Aesthetics, Design-Build, and Workhorse Bridges

Design requirements for workhorse bridges, such as highway overpasses, underpasses, and interchange ramps, traditionally have been oriented to addressing site constraints, conforming to codes and standards, meeting utilitarian needs, and minimizing construction costs. This practice of exclusively addressing economic and utilitarian requirements has often resulted in a highway landscape that the public characterizes as monotonous or disconnected from the surrounding urban or natural environment. This concern regarding the aesthetics of workhorse bridges has been voiced during the public involvement process. However, many projects are financially constrained, and there is often no dedicated budget for aesthetic enhancements. One of the challenges facing the workhorse bridge designer is how to define cost-effective design strategies to respond to public concerns regarding aesthetics. One approach to addressing aesthetic concerns on workhorse bridges has been developed by design–build teams. Transportation agency owners increasingly have used the design–build process for construction of highway construction projects. Increasingly, the scope of contemporary design–build projects includes requirements related to their visual character. Some of the approaches and strategies to aesthetics that design–build teams have developed are examined, and suggestions are made for ways that these can be applied to more conventional procurement methods. In addition, a case study of a project on I-25 in Colorado Springs, Colorado, is presented to illustrate the relationship of a designer–builder’s approach to aesthetics.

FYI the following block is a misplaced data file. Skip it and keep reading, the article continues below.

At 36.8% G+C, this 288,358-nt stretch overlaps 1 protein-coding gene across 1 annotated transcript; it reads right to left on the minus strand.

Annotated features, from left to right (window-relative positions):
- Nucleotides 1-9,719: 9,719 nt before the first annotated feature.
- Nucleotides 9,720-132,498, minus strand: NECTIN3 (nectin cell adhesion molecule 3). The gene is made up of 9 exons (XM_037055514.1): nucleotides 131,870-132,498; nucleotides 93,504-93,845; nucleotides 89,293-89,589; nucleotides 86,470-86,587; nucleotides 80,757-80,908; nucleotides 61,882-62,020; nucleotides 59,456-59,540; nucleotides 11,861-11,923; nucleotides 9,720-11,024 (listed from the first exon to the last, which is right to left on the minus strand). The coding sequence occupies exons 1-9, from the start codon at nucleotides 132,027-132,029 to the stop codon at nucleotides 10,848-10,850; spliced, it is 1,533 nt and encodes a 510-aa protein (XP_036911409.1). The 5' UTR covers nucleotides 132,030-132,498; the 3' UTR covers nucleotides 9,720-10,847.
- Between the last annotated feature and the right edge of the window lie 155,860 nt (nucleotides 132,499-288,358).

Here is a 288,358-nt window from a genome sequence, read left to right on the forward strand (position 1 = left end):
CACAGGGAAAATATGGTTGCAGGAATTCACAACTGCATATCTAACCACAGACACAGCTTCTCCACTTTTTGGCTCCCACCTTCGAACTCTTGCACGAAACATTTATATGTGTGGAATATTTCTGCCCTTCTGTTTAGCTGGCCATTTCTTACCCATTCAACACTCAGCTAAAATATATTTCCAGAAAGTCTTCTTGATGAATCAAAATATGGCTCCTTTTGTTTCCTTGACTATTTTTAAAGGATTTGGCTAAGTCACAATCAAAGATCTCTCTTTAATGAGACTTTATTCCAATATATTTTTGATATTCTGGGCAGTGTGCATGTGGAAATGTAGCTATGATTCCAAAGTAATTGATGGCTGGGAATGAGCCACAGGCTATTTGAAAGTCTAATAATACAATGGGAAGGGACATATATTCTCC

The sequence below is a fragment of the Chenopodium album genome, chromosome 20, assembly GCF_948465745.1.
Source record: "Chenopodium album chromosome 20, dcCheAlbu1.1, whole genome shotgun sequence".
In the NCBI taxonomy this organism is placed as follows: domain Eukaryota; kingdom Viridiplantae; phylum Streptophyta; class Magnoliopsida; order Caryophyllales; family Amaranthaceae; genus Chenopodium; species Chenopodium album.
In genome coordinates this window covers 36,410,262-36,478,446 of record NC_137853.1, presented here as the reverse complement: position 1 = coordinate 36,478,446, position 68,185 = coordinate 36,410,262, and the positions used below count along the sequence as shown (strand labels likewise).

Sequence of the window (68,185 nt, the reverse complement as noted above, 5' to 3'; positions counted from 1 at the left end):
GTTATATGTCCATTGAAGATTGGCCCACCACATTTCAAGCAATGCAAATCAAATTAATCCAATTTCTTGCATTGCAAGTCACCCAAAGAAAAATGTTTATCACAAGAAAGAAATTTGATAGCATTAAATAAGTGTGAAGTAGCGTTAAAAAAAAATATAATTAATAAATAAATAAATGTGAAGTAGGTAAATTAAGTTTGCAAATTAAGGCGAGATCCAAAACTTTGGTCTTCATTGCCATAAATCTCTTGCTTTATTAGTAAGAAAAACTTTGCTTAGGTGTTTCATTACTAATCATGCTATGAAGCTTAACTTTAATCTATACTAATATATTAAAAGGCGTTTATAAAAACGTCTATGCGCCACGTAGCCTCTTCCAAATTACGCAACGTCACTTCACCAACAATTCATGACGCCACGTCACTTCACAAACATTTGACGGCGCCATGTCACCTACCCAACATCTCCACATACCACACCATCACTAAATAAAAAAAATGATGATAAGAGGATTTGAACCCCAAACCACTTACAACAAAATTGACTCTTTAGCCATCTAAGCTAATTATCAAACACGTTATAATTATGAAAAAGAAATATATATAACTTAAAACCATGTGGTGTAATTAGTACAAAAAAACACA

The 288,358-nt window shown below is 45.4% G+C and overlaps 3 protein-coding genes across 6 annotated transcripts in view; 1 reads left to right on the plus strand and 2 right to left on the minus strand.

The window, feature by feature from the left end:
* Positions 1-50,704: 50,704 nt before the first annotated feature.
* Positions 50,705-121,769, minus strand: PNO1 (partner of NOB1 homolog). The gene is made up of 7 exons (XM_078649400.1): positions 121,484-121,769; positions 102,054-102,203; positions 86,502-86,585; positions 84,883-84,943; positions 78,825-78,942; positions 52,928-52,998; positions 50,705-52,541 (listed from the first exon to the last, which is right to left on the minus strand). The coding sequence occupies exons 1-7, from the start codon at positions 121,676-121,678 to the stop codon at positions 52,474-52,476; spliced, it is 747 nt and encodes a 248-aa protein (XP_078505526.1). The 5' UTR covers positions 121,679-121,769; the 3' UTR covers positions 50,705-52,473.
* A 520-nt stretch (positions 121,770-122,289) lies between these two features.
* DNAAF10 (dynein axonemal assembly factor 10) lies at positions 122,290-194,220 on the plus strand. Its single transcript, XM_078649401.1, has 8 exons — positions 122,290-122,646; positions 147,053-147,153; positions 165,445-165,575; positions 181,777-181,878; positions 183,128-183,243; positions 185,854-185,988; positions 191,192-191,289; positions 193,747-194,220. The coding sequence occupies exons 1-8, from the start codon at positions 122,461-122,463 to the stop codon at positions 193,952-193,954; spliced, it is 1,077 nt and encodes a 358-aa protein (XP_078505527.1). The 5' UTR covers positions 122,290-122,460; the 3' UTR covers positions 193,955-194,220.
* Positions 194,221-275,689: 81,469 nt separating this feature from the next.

• English

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  • Accession Number: 01046018
  • Record Type: Publication
  • ISBN: 9780309104555
  • Files: TRIS, TRB, ATRI
  • Created Date: Feb 8 2007 5:52PM